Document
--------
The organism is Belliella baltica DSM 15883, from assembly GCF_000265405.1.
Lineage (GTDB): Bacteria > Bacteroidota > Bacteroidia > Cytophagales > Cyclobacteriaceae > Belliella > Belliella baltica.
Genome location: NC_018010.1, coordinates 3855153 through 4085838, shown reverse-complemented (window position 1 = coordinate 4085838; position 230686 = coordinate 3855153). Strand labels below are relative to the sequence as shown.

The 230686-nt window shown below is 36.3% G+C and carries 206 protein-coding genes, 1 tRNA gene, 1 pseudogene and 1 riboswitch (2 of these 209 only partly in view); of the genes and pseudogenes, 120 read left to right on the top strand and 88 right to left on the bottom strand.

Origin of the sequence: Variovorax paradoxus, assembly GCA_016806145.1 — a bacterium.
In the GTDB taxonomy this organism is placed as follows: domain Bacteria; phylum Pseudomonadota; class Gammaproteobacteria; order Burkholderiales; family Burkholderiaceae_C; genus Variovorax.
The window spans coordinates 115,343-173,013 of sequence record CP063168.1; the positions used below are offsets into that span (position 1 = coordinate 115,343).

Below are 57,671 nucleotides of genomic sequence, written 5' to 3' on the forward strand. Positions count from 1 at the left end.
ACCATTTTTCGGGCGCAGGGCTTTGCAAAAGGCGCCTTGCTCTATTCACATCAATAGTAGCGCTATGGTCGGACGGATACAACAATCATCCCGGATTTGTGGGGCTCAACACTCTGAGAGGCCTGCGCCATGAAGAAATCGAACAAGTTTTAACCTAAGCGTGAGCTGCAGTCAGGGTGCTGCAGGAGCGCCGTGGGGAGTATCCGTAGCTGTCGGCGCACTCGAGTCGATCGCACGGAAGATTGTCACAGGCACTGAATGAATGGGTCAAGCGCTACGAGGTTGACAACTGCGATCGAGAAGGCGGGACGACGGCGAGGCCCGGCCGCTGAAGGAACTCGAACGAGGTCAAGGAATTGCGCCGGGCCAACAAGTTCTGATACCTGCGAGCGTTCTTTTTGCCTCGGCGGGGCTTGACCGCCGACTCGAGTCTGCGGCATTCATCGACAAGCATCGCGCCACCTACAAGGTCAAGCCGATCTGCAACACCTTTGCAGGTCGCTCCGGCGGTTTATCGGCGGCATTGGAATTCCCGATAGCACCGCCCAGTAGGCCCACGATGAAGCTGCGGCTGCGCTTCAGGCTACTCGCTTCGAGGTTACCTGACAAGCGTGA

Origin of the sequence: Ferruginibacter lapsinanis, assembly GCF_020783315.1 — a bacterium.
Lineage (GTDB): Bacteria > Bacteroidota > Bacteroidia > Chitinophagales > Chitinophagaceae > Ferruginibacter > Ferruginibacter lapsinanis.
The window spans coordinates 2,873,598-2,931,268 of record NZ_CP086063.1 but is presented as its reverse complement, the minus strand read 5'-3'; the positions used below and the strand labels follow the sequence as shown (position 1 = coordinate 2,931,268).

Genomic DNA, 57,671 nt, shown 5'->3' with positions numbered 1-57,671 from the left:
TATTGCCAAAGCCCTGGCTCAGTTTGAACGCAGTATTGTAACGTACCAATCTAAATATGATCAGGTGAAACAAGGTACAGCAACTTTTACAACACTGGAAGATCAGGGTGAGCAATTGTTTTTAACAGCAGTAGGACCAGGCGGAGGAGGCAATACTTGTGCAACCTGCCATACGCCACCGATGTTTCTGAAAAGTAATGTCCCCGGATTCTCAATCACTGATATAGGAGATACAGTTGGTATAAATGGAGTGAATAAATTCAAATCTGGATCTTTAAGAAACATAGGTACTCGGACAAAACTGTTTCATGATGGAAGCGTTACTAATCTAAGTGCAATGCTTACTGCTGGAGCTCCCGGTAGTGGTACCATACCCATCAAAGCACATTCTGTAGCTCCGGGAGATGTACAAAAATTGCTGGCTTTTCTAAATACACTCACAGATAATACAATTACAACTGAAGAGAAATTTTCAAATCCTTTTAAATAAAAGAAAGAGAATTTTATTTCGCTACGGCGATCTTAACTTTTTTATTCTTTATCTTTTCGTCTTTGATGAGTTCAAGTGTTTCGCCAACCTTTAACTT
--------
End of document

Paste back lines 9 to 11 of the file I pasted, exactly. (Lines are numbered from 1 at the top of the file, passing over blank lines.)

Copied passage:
ACCATTTTTCGGGCGCAGGGCTTTGCAAAAGGCGCCTTGCTCTATTCACATCAATAGTAGCGCTATGGTCGGACGGATACAACAATCATCCCGGATTTGTGGGGCTCAACACTCTGAGAGGCCTGCGCCATGAAGAAATCGAACAAGTTTTAACCTAAGCGTGAGCTGCAGTCAGGGTGCTGCAGGAGCGCCGTGGGGAGTATCCGTAGCTGTCGGCGCACTCGAGTCGATCGCACGGAAGATTGTCACAGGCACTGAATGAATGGGTCAAGCGCTACGAGGTTGACAACTGCGATCGAGAAGGCGGGACGACGGCGAGGCCCGGCCGCTGAAGGAACTCGAACGAGGTCAAGGAATTGCGCCGGGCCAACAAGTTCTGATACCTGCGAGCGTTCTTTTTGCCTCGGCGGGGCTTGACCGCCGACTCGAGTCTGCGGCATTCATCGACAAGCATCGCGCCACCTACAAGGTCAAGCCGATCTGCAACACCTTTGCAGGTCGCTCCGGCGGTTTATCGGCGGCATTGGAATTCCCGATAGCACCGCCCAGTAGGCCCACGATGAAGCTGCGGCTGCGCTTCAGGCTACTCGCTTCGAGGTTACCTGACAAGCGTGA

Origin of the sequence: Ferruginibacter lapsinanis, assembly GCF_020783315.1 — a bacterium.
Lineage (GTDB): Bacteria > Bacteroidota > Bacteroidia > Chitinophagales > Chitinophagaceae > Ferruginibacter > Ferruginibacter lapsinanis.